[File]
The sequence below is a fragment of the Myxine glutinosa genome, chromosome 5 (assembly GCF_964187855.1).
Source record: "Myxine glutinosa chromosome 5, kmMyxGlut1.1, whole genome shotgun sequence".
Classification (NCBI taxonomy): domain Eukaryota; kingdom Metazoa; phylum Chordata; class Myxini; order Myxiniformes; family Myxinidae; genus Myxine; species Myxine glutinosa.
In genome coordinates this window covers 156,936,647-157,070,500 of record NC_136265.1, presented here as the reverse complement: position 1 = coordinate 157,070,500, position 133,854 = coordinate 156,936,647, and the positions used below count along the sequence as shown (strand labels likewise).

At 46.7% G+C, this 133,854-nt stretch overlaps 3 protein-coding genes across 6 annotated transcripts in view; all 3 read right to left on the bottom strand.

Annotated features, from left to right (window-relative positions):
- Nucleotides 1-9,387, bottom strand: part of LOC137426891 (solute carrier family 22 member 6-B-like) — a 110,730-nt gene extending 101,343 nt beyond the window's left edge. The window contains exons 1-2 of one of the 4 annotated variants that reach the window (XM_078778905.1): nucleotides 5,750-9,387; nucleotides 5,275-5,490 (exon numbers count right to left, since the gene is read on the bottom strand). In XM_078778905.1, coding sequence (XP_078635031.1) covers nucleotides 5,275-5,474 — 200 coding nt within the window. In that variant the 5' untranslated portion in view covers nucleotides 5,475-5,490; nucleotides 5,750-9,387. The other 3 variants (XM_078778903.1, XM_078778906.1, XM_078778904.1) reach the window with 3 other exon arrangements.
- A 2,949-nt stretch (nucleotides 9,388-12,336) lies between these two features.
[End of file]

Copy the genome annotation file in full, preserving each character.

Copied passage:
The sequence below is a fragment of the Myxine glutinosa genome, chromosome 5 (assembly GCF_964187855.1).
Source record: "Myxine glutinosa chromosome 5, kmMyxGlut1.1, whole genome shotgun sequence".
Classification (NCBI taxonomy): domain Eukaryota; kingdom Metazoa; phylum Chordata; class Myxini; order Myxiniformes; family Myxinidae; genus Myxine; species Myxine glutinosa.
In genome coordinates this window covers 156,936,647-157,070,500 of record NC_136265.1, presented here as the reverse complement: position 1 = coordinate 157,070,500, position 133,854 = coordinate 156,936,647, and the positions used below count along the sequence as shown (strand labels likewise).

At 46.7% G+C, this 133,854-nt stretch overlaps 3 protein-coding genes across 6 annotated transcripts in view; all 3 read right to left on the bottom strand.

Annotated features, from left to right (window-relative positions):
- Nucleotides 1-9,387, bottom strand: part of LOC137426891 (solute carrier family 22 member 6-B-like) — a 110,730-nt gene extending 101,343 nt beyond the window's left edge. The window contains exons 1-2 of one of the 4 annotated variants that reach the window (XM_078778905.1): nucleotides 5,750-9,387; nucleotides 5,275-5,490 (exon numbers count right to left, since the gene is read on the bottom strand). In XM_078778905.1, coding sequence (XP_078635031.1) covers nucleotides 5,275-5,474 — 200 coding nt within the window. In that variant the 5' untranslated portion in view covers nucleotides 5,475-5,490; nucleotides 5,750-9,387. The other 3 variants (XM_078778903.1, XM_078778906.1, XM_078778904.1) reach the window with 3 other exon arrangements.
- A 2,949-nt stretch (nucleotides 9,388-12,336) lies between these two features.